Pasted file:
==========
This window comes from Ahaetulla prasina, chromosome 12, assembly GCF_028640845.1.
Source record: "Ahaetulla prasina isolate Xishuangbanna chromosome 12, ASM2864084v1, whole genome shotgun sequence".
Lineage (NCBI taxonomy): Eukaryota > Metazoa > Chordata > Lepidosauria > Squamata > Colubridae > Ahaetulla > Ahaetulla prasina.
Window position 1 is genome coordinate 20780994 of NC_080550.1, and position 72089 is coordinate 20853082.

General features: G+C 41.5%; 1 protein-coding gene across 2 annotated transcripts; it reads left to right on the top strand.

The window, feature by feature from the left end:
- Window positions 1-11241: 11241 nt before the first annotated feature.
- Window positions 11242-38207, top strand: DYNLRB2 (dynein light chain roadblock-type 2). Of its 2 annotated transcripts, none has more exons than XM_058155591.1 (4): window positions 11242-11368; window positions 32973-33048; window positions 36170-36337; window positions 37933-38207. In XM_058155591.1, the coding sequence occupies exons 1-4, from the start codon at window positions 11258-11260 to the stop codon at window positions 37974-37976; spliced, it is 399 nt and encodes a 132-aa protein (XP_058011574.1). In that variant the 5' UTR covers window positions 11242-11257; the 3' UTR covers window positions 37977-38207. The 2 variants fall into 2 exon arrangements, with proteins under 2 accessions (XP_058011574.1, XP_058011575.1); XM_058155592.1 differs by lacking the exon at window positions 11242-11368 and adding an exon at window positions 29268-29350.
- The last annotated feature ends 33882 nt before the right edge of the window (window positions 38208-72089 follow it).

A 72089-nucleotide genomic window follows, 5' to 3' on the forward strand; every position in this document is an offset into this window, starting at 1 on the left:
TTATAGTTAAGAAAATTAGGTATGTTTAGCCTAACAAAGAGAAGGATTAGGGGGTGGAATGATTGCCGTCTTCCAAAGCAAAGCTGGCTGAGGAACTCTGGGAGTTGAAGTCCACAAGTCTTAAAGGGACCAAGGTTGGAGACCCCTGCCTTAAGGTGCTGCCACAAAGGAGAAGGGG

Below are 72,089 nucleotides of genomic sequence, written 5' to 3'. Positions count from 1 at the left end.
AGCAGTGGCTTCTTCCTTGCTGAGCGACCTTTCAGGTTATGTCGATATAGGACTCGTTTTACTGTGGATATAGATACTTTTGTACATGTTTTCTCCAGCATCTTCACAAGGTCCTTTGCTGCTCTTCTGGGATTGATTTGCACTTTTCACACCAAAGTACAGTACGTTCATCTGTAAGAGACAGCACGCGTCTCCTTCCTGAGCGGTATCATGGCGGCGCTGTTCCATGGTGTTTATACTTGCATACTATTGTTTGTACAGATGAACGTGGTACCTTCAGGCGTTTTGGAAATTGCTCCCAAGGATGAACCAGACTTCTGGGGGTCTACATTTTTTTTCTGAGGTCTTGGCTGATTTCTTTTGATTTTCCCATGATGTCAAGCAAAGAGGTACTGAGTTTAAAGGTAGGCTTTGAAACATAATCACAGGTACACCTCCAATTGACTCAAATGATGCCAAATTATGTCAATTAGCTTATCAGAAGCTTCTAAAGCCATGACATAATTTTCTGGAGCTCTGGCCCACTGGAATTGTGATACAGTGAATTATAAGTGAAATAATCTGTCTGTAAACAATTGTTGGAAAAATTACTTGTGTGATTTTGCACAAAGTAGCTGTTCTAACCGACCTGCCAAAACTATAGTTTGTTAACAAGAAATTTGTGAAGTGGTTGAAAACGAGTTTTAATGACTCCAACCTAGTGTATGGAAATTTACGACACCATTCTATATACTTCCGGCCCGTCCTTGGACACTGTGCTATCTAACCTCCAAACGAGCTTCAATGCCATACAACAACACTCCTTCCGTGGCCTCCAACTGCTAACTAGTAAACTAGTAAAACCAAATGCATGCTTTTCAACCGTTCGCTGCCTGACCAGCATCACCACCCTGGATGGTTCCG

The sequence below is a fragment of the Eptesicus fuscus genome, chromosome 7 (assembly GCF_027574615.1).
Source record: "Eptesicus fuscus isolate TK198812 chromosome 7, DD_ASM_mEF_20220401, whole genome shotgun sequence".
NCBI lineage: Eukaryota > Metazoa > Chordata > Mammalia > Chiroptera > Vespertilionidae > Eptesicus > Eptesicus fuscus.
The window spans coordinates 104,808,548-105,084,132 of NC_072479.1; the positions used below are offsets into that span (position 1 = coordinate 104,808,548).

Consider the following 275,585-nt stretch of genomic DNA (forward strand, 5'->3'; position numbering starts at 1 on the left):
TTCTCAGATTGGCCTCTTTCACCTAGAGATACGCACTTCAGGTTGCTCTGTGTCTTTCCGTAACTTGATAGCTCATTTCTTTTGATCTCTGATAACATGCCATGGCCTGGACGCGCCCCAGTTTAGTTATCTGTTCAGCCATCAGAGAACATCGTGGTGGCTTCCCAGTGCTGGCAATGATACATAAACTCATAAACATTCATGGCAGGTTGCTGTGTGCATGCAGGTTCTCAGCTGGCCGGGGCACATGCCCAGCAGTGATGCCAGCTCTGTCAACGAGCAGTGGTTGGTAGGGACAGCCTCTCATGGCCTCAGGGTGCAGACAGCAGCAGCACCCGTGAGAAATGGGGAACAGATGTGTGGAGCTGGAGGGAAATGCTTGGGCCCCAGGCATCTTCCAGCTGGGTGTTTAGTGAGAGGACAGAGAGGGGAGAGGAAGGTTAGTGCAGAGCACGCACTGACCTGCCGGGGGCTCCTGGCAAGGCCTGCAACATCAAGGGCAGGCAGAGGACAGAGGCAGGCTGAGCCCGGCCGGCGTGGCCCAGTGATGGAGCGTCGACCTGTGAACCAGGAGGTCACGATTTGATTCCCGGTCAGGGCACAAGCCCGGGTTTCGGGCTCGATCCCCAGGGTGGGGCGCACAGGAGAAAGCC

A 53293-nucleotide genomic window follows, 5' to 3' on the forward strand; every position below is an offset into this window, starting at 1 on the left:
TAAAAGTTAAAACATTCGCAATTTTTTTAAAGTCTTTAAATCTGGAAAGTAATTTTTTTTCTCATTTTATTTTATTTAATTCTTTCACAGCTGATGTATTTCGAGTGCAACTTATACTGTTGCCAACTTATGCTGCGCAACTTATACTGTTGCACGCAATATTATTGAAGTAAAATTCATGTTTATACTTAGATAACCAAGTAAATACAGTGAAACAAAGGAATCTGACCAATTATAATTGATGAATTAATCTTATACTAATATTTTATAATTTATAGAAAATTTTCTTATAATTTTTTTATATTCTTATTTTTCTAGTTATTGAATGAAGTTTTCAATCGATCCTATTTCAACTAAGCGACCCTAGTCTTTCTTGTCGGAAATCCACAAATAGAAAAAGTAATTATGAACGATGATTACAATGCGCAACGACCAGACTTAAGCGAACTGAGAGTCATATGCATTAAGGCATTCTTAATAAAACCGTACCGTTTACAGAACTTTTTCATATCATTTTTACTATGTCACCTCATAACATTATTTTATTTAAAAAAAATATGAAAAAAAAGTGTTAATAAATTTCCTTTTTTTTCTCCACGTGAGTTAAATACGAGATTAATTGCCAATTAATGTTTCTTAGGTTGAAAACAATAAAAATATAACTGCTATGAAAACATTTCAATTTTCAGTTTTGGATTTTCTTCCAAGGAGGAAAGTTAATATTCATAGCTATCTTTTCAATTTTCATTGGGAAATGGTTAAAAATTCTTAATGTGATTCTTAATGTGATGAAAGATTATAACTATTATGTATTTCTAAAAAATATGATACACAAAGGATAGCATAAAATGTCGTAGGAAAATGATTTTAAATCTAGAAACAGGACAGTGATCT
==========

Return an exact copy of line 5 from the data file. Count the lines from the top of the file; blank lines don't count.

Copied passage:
General features: G+C 41.5%; 1 protein-coding gene across 2 annotated transcripts; it reads left to right on the top strand.